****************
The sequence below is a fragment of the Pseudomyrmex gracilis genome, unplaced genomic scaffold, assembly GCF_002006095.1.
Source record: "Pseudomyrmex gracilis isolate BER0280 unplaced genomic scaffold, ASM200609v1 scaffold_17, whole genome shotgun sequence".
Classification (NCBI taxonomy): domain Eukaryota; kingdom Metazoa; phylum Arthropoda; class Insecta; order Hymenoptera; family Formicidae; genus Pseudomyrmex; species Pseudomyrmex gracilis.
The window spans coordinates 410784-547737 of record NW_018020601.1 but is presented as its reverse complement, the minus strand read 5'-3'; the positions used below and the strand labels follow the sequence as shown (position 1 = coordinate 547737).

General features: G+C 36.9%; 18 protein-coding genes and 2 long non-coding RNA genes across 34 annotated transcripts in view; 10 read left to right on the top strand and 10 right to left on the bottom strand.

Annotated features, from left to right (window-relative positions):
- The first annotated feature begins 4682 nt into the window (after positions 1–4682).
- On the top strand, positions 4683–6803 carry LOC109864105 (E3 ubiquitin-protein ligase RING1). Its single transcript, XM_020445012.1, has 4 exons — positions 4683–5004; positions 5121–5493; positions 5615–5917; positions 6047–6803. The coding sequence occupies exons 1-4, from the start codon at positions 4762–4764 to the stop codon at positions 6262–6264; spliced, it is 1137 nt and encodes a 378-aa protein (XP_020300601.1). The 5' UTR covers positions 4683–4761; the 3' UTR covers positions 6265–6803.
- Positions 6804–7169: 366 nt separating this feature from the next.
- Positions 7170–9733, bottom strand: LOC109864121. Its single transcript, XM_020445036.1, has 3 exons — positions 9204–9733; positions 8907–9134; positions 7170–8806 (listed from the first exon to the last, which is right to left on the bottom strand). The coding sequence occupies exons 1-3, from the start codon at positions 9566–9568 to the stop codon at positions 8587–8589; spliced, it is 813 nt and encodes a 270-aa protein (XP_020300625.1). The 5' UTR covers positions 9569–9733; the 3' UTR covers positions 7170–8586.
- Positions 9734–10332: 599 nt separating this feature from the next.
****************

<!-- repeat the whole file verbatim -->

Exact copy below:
The sequence below is a fragment of the Pseudomyrmex gracilis genome, unplaced genomic scaffold, assembly GCF_002006095.1.
Source record: "Pseudomyrmex gracilis isolate BER0280 unplaced genomic scaffold, ASM200609v1 scaffold_17, whole genome shotgun sequence".
Classification (NCBI taxonomy): domain Eukaryota; kingdom Metazoa; phylum Arthropoda; class Insecta; order Hymenoptera; family Formicidae; genus Pseudomyrmex; species Pseudomyrmex gracilis.
The window spans coordinates 410784-547737 of record NW_018020601.1 but is presented as its reverse complement, the minus strand read 5'-3'; the positions used below and the strand labels follow the sequence as shown (position 1 = coordinate 547737).

General features: G+C 36.9%; 18 protein-coding genes and 2 long non-coding RNA genes across 34 annotated transcripts in view; 10 read left to right on the top strand and 10 right to left on the bottom strand.

Annotated features, from left to right (window-relative positions):
- The first annotated feature begins 4682 nt into the window (after positions 1–4682).
- On the top strand, positions 4683–6803 carry LOC109864105 (E3 ubiquitin-protein ligase RING1). Its single transcript, XM_020445012.1, has 4 exons — positions 4683–5004; positions 5121–5493; positions 5615–5917; positions 6047–6803. The coding sequence occupies exons 1-4, from the start codon at positions 4762–4764 to the stop codon at positions 6262–6264; spliced, it is 1137 nt and encodes a 378-aa protein (XP_020300601.1). The 5' UTR covers positions 4683–4761; the 3' UTR covers positions 6265–6803.
- Positions 6804–7169: 366 nt separating this feature from the next.
- Positions 7170–9733, bottom strand: LOC109864121. Its single transcript, XM_020445036.1, has 3 exons — positions 9204–9733; positions 8907–9134; positions 7170–8806 (listed from the first exon to the last, which is right to left on the bottom strand). The coding sequence occupies exons 1-3, from the start codon at positions 9566–9568 to the stop codon at positions 8587–8589; spliced, it is 813 nt and encodes a 270-aa protein (XP_020300625.1). The 5' UTR covers positions 9569–9733; the 3' UTR covers positions 7170–8586.
- Positions 9734–10332: 599 nt separating this feature from the next.